I have always been a fan of “brute force” genealogical when it comes to locating information on people on whom I am “stuck.” For me, that means looking at everything possible that could help even if it hasn’t helped every other time I’ve looked at it.
Newspaper accounts of marriages (for the “common” person) before the Civil War in the United States typically provide scant information other than names. In many cases if they are listed at all, they only provide names of individuals to whom a license has been issued. And while that’s helpful, particularly in burned counties, it often is repetitive of what is on the actual license itself.
But then there are newspapers that provide additional details.
The record of the 1849 marriage in Winnebago County, Illinois, for Asa Landon and Mary Sargent only indicated their names, the name of the officiant, and the date. No other geographic location (other than the name of the county) was provided in the document. An 1849 newspaper account indicated that the marriage was performed in the “Prairie Precinct.” It’s up to me to determine what was defined as “Prairie Precinct” in 1849, but it is at least a residential clue.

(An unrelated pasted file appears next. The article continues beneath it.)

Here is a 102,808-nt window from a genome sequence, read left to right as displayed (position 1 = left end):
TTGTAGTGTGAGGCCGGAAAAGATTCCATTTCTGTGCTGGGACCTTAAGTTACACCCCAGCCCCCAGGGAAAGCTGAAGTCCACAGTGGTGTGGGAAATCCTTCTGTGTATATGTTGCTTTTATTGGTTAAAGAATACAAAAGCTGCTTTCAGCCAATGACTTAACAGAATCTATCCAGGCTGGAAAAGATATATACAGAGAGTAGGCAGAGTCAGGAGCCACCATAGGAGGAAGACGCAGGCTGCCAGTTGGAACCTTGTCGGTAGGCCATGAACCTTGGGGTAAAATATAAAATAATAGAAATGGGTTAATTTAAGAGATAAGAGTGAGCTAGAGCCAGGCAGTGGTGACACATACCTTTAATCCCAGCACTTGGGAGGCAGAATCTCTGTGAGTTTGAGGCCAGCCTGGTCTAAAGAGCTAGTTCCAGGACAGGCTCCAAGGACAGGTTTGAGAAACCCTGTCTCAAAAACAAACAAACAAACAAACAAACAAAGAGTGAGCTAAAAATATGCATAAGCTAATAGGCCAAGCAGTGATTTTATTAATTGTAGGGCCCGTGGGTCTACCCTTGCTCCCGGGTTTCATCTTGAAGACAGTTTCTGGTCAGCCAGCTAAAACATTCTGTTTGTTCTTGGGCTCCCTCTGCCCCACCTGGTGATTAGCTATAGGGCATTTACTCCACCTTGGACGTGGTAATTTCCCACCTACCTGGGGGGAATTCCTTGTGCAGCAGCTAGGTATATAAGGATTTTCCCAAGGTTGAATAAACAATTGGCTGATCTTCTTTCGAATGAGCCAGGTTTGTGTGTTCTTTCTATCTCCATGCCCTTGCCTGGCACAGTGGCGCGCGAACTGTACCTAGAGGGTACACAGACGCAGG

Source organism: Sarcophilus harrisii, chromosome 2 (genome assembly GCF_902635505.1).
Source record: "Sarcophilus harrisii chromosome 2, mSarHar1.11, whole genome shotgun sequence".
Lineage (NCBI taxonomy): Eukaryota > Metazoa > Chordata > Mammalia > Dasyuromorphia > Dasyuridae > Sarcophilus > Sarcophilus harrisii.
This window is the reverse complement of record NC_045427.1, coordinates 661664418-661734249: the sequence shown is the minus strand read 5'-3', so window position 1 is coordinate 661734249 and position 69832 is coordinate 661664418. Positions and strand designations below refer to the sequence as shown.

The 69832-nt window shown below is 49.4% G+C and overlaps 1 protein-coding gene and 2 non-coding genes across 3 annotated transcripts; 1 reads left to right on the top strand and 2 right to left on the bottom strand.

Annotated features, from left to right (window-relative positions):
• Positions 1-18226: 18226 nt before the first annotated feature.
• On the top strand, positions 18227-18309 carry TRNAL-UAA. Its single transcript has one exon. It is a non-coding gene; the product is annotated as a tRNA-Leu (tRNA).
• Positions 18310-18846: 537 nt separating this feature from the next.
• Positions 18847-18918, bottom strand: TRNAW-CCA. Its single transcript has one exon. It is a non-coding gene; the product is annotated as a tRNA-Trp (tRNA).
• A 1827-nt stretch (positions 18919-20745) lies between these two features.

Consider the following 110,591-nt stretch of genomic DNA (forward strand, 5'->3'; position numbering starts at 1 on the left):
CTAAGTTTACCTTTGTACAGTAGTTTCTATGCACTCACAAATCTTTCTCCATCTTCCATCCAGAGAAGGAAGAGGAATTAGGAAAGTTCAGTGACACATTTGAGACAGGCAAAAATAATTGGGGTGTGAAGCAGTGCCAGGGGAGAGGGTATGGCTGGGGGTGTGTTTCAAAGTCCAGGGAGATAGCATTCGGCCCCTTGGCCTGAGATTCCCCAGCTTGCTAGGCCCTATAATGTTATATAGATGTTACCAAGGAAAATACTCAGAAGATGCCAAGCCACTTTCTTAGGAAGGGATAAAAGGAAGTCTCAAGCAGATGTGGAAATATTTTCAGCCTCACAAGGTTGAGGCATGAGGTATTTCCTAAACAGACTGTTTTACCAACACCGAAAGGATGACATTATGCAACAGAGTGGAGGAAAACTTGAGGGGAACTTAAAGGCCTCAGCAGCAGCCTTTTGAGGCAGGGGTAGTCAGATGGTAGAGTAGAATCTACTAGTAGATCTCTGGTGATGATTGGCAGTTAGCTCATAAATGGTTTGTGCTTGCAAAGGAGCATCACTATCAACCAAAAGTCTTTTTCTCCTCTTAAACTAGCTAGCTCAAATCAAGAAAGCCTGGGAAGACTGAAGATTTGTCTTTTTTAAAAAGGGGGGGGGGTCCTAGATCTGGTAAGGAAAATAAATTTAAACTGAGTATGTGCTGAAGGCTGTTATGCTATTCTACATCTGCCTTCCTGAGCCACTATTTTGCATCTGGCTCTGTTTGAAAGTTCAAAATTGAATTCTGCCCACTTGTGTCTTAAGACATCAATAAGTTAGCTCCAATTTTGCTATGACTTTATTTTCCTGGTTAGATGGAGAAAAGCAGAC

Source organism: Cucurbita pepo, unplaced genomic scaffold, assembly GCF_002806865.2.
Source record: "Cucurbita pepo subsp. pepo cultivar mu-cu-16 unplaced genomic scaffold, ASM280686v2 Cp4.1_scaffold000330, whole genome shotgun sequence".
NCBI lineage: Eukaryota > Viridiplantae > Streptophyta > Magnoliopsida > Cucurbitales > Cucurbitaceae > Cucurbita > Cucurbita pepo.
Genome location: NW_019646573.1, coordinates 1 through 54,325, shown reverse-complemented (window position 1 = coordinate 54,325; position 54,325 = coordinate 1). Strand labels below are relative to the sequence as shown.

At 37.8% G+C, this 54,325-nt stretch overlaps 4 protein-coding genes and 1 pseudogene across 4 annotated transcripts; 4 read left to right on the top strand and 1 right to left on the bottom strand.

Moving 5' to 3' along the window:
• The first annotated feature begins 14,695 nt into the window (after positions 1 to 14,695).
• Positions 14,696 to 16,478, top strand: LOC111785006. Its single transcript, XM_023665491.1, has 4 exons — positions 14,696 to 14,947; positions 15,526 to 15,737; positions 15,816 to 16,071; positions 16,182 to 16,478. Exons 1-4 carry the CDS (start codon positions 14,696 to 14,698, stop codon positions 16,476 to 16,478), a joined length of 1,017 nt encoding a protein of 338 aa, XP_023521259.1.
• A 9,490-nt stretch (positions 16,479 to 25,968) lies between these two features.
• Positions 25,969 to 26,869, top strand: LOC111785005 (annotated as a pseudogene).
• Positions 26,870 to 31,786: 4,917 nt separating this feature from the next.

Even if there’s not an extant map that provides this location, I should be able to locate additional references to it in the newspaper (via a text search). Those references may help me to partially pinpoint the location within the county if I’m unable to locate other sources.
Since I have the marriage record for this couple, that is what I would source for their marriage date. There’s really no need for me to cite the newspaper account as additional evidence for the marriage. The local record is the primary source for that information.
But I still want to locate other sources for that marriage date. Not because I don’t believe the marriage record.
But because those sources may provide information that is not located on the marriage record itself.